What is Oxycontin?

An Overview of Oxycontin

Oxycontin is a brand name for oxycodone hydrochloride, an analgesic drug prescribed to patients for moderate to severe pain. Oxycontin refers specifically to the time-release version of the drug as manufactured by Perdue Pharma. The drug is available by prescription only for those requiring long-term pain relief throughout the day.[1]

Oxycontin is not designed to be used “as needed for pain”—instead, users are generally recommended to take one pill every 12 hours.[2] The drug’s controlled-release formula is designed for patients who are unable to take a dose of painkiller once every four hours. Oxycontin tablets come in a variety of sizes, from 10mg up to 160,[3] but the drug is also available in liquid and concentrate form.[4] Tablets over 80mg are available only for patients with a demonstrated history of opioid tolerance.[5]

Chemically, Oxycodone is very similar to codeine as well as hydrocodone (Vicodin). As such, those with allergic reactions to codeine should not take Oxycodone. Patients who are suitable candidates for the drug often find Oxycontin useful in managing pain on the recommendation of a doctor.

 

How OxyContin Works

Scientists do not have a complete understanding of precisely how Oxycontin works. In 1997, Australian researchers working with rats found that the drug works on κ-opioid receptors,[6] specifically as a κ2b-opioid agonist.[7] A team of Japanese researchers disagreed, citing their findings that diabetic mice[8] processed the drug differently from non-diabetic mice[9]. The results suggested that different receptors mediate the drug differently depending on the situation.

One thing is certain: Once the drug enters the bloodstream, it targets specific areas of the body,[10] including the spleen, brain, lungs, intestinal tract, liver and skeletal muscles. Patients begin to feel pain relief within one hour,[11] making the drug a powerful aid in pain management.

Effects of Oxycontin

As a central nervous system depressant, the primary effect of Oxycontin is a general reduction in pain. However, a number of short- and long-term side effects are common. Short-term side effects of Oxycontin include:[12]

  • Respiratory depression
  • Nausea
  • Sedation
  • Constipation
  • Vomiting
  • Dizziness
  • Dry mouth
  • Sweating
  • Mood swings
  • Loss of appetite
  • Flushing
  • Weakness
  • Headaches

The drug can also generate long-term side effects, which include:[13]

  • Increased tolerance
  • Physical dependence
  • Addiction
  • Withdrawal symptoms when use decreases

While the addictive properties of Oxycontin have received a great deal of criticism and negative press, the drug is safe for pain management when taken exactly as prescribed[14] and for an appropriate period of time. Certain patients, however, should avoid oxycodone if they have a history of codeine allergies or other conditions, including:[15]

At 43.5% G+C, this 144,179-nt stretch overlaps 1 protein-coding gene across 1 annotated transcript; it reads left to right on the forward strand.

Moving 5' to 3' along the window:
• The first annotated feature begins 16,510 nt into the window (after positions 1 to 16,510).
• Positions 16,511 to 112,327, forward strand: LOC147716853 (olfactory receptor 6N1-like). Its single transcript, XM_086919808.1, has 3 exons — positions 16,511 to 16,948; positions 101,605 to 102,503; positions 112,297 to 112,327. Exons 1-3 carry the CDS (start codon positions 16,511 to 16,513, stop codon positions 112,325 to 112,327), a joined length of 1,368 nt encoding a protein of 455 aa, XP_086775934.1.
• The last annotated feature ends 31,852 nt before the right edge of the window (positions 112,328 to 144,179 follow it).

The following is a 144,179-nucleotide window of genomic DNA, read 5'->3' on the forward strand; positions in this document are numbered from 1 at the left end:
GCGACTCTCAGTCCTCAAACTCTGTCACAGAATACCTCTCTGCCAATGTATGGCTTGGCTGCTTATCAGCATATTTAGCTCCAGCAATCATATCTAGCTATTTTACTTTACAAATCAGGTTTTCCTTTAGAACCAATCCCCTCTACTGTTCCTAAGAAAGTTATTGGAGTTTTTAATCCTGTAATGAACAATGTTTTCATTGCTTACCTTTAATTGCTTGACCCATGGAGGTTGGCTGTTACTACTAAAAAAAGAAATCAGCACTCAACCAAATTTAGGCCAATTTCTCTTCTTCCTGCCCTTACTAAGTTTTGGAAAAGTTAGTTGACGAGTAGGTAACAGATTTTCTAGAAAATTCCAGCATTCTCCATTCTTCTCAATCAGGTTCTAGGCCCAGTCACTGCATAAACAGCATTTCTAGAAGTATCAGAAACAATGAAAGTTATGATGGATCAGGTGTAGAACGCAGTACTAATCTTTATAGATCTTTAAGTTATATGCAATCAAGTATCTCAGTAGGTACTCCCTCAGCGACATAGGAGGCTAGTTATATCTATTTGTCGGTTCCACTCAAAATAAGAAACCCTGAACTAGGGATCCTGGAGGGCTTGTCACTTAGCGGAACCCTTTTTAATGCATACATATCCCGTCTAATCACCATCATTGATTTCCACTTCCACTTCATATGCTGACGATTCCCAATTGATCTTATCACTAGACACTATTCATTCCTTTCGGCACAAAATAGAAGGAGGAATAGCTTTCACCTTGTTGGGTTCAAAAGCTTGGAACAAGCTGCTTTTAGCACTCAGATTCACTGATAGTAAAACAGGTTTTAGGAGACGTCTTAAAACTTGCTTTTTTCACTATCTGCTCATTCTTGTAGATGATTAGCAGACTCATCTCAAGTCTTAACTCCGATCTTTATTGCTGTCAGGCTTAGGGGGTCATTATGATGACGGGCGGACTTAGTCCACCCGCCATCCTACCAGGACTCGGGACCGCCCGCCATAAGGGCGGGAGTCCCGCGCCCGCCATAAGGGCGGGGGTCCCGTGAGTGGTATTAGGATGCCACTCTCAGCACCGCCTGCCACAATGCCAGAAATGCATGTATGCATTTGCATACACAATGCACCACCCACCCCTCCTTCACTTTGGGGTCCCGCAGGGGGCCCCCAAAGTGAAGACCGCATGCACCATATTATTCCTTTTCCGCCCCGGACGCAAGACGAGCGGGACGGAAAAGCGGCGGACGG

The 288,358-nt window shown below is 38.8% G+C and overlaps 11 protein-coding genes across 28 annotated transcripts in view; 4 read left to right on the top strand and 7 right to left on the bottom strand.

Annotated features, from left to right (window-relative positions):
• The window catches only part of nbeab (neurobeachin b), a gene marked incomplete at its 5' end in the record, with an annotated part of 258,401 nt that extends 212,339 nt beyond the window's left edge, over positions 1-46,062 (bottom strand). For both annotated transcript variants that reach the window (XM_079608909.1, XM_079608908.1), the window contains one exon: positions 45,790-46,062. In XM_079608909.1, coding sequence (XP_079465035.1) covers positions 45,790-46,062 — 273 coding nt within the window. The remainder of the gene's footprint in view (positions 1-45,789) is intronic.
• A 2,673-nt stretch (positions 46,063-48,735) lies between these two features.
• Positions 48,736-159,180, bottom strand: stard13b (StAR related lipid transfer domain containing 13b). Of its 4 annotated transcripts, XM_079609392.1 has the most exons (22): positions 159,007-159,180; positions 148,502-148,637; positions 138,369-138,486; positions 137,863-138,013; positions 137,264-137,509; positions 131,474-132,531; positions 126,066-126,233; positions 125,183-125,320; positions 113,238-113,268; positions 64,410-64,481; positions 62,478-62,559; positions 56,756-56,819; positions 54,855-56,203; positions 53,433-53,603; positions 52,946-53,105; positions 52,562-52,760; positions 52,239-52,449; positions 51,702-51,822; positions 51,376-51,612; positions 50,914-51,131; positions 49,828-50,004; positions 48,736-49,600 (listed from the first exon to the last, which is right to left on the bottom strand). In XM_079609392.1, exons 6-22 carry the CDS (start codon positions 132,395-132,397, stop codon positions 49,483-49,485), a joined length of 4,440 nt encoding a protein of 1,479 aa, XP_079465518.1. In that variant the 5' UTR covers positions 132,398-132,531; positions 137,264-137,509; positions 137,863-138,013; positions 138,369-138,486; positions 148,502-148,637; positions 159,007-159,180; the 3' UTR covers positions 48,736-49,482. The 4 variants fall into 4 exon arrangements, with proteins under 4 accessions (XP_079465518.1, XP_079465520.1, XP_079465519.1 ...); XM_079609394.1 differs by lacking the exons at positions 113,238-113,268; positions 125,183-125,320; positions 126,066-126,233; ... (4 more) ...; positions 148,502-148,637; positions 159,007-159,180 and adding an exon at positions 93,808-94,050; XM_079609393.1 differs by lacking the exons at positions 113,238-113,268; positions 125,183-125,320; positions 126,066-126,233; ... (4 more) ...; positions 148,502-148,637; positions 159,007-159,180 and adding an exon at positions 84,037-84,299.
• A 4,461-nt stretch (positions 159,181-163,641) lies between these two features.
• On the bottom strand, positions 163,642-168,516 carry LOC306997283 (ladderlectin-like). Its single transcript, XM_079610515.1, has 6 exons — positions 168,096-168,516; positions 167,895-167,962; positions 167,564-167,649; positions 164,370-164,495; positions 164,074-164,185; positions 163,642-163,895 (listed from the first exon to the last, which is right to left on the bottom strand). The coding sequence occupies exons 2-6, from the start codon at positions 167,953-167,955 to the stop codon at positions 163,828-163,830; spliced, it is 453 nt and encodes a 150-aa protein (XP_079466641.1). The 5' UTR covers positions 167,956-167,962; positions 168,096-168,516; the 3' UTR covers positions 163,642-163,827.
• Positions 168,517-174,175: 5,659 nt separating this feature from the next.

• Asthma, sleep apnea, COPD and other breathing disorders
  • Underactive thyroid
  • Gallbladder disease
  • Low blood pressure
  • Enlarged prostate
  • Addison’s disease and other adrenal gland diseases
  • Epilepsy and seizure disorders
  • Spinal curvature
  • Trouble swallowing and digestive blockages
  • Previous head injuries or brain trauma
  • Mental illness
  • History or family history of drug and alcohol abuse

Consideration of the drug’s short- and long-term side effects, a complete understanding of the user’s medical history, and the recommendation of a doctor are essential to the proper use of Oxycontin.

Potential For Abuse

Despite its therapeutic benefits, Oxycontin—like all opioids—does have a potential for abuse. Many patients take a higher dose than is recommended. Another common form of Oxycontin abuse is to remove the sustained-release coating of the tablets before use,[16] eliminating the drug’s controlled-release mechanism and allowing the user to obtain a heroin-like rush of euphoria.

Oxycontin abuse is currently most prevalent in several cities in the United States, including Phoenix, Cincinnati, southwest Virginia, southwest Pennsylvania, Philadelphia, southern Maine, New Orleans and eastern Kentucky.[17] Because Oxycontin is relatively easy to acquire and abuse under certain conditions, it has become a common recreational drug.

It is important to distinguish between building up a tolerance to Oxycontin and developing an addiction to the drug. Some patients, for example, worry that they are becoming addicted because their dosage needs to be increased. In some cases, however, it is normal to have a dosage increase. In others, the gradual development of a tolerance can mask an addiction. Distinguishing between the two and accurately understanding a spectrum of Oxycontin use is critical for safe and responsible pain management. Misunderstanding the drug’s uses can lead to problematic outcomes: Recent media attention and a law enforcement crackdown on the drug have led to legitimate patients being refused access.[18]

Oxycontin and the Law

Oxycontin is classified as a Schedule II drug in the United States[19]. A Schedule II classification means that Oxycontin has documented medical uses under close supervision but a high potential for abuse.[20] Penalties for illegal sales vary depending on how much oxycodone an offender has in his possession, but a first offense can result in between five and 40 years.[21] If death or serious injury is involved, the offender might face a minimum sentence of 20 years.

Like many prominent drugs, Oxycontin offers important benefits and critical risks, medically and legally. Those issues make Oxycontin a powerful but controversial pain reliever. A full understanding of the drug’s uses and abuses can help patients, doctors, friends and family understand how to best manage Oxycontin and ensure that patients are approaching the drug appropriately and responsibly.


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